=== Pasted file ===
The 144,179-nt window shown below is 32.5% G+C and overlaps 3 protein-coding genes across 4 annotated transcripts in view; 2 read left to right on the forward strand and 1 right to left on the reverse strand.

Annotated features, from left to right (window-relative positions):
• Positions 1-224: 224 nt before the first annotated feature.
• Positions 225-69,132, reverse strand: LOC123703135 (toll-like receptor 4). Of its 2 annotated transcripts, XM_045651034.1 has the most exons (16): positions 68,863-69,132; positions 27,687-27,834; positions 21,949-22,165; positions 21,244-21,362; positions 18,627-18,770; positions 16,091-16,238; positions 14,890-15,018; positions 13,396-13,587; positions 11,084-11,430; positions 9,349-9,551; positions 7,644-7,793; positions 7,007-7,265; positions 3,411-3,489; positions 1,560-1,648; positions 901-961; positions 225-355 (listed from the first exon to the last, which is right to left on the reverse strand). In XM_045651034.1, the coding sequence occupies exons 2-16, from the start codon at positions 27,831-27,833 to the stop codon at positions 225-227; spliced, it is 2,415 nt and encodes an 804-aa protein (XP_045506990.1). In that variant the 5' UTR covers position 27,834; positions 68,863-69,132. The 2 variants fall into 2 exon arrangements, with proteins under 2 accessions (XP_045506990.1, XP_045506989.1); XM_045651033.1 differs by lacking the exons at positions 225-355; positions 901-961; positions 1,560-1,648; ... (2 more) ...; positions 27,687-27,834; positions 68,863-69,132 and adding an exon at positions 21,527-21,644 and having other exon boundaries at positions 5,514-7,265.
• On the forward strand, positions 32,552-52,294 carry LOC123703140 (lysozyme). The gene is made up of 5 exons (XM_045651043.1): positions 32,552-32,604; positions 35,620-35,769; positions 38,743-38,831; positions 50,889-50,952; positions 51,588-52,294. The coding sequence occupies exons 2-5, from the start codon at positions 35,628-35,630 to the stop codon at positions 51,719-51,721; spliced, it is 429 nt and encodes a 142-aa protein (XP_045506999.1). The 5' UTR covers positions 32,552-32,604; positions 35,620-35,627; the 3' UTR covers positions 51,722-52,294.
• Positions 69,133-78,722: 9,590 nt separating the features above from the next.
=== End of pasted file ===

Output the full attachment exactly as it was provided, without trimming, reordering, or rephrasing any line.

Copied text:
The 144,179-nt window shown below is 32.5% G+C and overlaps 3 protein-coding genes across 4 annotated transcripts in view; 2 read left to right on the forward strand and 1 right to left on the reverse strand.

Annotated features, from left to right (window-relative positions):
• Positions 1-224: 224 nt before the first annotated feature.
• Positions 225-69,132, reverse strand: LOC123703135 (toll-like receptor 4). Of its 2 annotated transcripts, XM_045651034.1 has the most exons (16): positions 68,863-69,132; positions 27,687-27,834; positions 21,949-22,165; positions 21,244-21,362; positions 18,627-18,770; positions 16,091-16,238; positions 14,890-15,018; positions 13,396-13,587; positions 11,084-11,430; positions 9,349-9,551; positions 7,644-7,793; positions 7,007-7,265; positions 3,411-3,489; positions 1,560-1,648; positions 901-961; positions 225-355 (listed from the first exon to the last, which is right to left on the reverse strand). In XM_045651034.1, the coding sequence occupies exons 2-16, from the start codon at positions 27,831-27,833 to the stop codon at positions 225-227; spliced, it is 2,415 nt and encodes an 804-aa protein (XP_045506990.1). In that variant the 5' UTR covers position 27,834; positions 68,863-69,132. The 2 variants fall into 2 exon arrangements, with proteins under 2 accessions (XP_045506990.1, XP_045506989.1); XM_045651033.1 differs by lacking the exons at positions 225-355; positions 901-961; positions 1,560-1,648; ... (2 more) ...; positions 27,687-27,834; positions 68,863-69,132 and adding an exon at positions 21,527-21,644 and having other exon boundaries at positions 5,514-7,265.
• On the forward strand, positions 32,552-52,294 carry LOC123703140 (lysozyme). The gene is made up of 5 exons (XM_045651043.1): positions 32,552-32,604; positions 35,620-35,769; positions 38,743-38,831; positions 50,889-50,952; positions 51,588-52,294. The coding sequence occupies exons 2-5, from the start codon at positions 35,628-35,630 to the stop codon at positions 51,719-51,721; spliced, it is 429 nt and encodes a 142-aa protein (XP_045506999.1). The 5' UTR covers positions 32,552-32,604; positions 35,620-35,627; the 3' UTR covers positions 51,722-52,294.
• Positions 69,133-78,722: 9,590 nt separating the features above from the next.